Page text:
Often, we think too much. We enter that great and vast chasm of concern which seems to drag us down into it. We pretend that we’re somewhere else, we run from it as though we have somewhere else to go, but really we’re walking further and further into the darkness, until it seems impossible to return.
Once we’re down in there, nothing feels the same. We reduce life to it’s worst pieces, finding the bad in the situations and people around us. The present is nowhere to be seen. We live, entirely, in our worst memories, and our most terrible imaginings of the future. We are sure: everything has gone wrong, and everything will go wrong.
Our minds are adapted to create fear. Something within us believes that our reactions to fear keep us safe, especially when those reactions reduce the fear we feel. But what happens when we need to pursue the very things which we are afraid of?
Confrontation? Medical checkups? An important phone call? Difficult conversations? Change?
We try to avoid the things we fear, believing that the temporary discomfort outweighs the potential positives of tackling fear. Discomfort feels unsettling. How do we tackle it, when it feels so out of our control?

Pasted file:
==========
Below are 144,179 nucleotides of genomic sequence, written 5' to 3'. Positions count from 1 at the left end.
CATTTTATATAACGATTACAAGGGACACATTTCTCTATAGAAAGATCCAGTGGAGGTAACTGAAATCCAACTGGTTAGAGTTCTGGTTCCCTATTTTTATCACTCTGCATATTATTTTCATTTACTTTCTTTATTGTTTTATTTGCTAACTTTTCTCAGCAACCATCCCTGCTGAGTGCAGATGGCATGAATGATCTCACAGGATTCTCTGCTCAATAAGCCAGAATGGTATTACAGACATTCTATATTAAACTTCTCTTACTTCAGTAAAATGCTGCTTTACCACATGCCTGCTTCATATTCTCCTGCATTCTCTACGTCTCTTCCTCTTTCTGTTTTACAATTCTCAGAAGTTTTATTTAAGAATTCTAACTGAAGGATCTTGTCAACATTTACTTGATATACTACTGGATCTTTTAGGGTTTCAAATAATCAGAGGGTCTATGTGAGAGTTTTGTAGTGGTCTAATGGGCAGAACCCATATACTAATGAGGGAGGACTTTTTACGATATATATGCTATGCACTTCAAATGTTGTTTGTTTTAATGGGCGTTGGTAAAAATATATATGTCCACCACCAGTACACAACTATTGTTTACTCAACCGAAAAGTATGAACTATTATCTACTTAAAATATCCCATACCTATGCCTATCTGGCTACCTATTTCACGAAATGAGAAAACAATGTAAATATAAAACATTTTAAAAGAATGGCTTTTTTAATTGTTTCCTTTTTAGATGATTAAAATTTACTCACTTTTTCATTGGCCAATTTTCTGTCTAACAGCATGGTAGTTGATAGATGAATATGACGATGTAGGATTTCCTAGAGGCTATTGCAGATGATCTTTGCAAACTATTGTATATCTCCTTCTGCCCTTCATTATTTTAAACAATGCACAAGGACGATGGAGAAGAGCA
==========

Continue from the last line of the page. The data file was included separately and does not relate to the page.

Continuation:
We don’t. We don’t run at it, trying to battle some spectral concept. We don’t take a sword to the air and try to fight it off. Why? Because it’s not about the fear, that lingering thought of past and future blended into an impossibly overwhelming mindset. It was never about the fear- it’s about what makes the fear. The past experiences, the ones which we overthink and turn over in our minds. The future experiences which we imagine as ever-darkening tunnels, stretching on and on, inescapable. Only in recognising that fear is primarily made up of unreal removal from the present, can we really overcome it.
We have to take the fear to pieces, and then we have to be present. Present in our environments, in our minds, in our thoughts. Accepting of our feelings as though they are fleeting houseguests. To understand fear, and then to be present despite it, is to overcome it.
What fears do you want to overcome?
Featured image: Krystal Black via Unsplash.